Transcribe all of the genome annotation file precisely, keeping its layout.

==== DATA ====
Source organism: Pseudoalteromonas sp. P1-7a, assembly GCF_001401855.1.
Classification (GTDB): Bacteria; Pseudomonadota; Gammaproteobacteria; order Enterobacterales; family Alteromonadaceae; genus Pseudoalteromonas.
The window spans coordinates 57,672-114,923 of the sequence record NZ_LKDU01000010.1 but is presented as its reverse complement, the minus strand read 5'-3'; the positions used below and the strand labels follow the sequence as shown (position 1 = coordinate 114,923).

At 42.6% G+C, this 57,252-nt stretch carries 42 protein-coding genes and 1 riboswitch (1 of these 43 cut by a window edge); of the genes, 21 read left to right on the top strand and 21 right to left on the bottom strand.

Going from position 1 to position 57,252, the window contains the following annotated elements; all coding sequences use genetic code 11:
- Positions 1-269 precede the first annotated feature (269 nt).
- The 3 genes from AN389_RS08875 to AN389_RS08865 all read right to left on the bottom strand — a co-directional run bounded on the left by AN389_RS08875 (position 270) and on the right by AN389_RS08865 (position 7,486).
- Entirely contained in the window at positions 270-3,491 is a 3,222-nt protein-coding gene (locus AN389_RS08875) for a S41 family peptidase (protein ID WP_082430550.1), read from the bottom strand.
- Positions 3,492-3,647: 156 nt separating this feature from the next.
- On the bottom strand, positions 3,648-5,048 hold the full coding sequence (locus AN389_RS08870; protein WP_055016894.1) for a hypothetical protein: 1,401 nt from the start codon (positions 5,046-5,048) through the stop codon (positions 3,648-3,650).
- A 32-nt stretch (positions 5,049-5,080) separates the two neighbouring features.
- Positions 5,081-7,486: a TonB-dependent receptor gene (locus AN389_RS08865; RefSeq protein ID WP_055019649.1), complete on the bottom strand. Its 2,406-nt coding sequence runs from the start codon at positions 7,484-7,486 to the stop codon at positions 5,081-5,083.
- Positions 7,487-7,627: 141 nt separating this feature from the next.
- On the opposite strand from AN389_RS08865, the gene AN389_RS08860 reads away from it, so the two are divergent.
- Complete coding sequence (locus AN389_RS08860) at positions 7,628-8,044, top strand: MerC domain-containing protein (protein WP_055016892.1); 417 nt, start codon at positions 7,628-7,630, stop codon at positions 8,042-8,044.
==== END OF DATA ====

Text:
Source organism: Pseudoalteromonas sp. P1-7a, assembly GCF_001401855.1.
Classification (GTDB): Bacteria; Pseudomonadota; Gammaproteobacteria; order Enterobacterales; family Alteromonadaceae; genus Pseudoalteromonas.
The window spans coordinates 57,672-114,923 of the sequence record NZ_LKDU01000010.1 but is presented as its reverse complement, the minus strand read 5'-3'; the positions used below and the strand labels follow the sequence as shown (position 1 = coordinate 114,923).

At 42.6% G+C, this 57,252-nt stretch carries 42 protein-coding genes and 1 riboswitch (1 of these 43 cut by a window edge); of the genes, 21 read left to right on the top strand and 21 right to left on the bottom strand.

Going from position 1 to position 57,252, the window contains the following annotated elements; all coding sequences use genetic code 11:
- Positions 1-269 precede the first annotated feature (269 nt).
- The 3 genes from AN389_RS08875 to AN389_RS08865 all read right to left on the bottom strand — a co-directional run bounded on the left by AN389_RS08875 (position 270) and on the right by AN389_RS08865 (position 7,486).
- Entirely contained in the window at positions 270-3,491 is a 3,222-nt protein-coding gene (locus AN389_RS08875) for a S41 family peptidase (protein ID WP_082430550.1), read from the bottom strand.
- Positions 3,492-3,647: 156 nt separating this feature from the next.
- On the bottom strand, positions 3,648-5,048 hold the full coding sequence (locus AN389_RS08870; protein WP_055016894.1) for a hypothetical protein: 1,401 nt from the start codon (positions 5,046-5,048) through the stop codon (positions 3,648-3,650).
- A 32-nt stretch (positions 5,049-5,080) separates the two neighbouring features.
- Positions 5,081-7,486: a TonB-dependent receptor gene (locus AN389_RS08865; RefSeq protein ID WP_055019649.1), complete on the bottom strand. Its 2,406-nt coding sequence runs from the start codon at positions 7,484-7,486 to the stop codon at positions 5,081-5,083.
- Positions 7,487-7,627: 141 nt separating this feature from the next.
- On the opposite strand from AN389_RS08865, the gene AN389_RS08860 reads away from it, so the two are divergent.
- Complete coding sequence (locus AN389_RS08860) at positions 7,628-8,044, top strand: MerC domain-containing protein (protein WP_055016892.1); 417 nt, start codon at positions 7,628-7,630, stop codon at positions 8,042-8,044.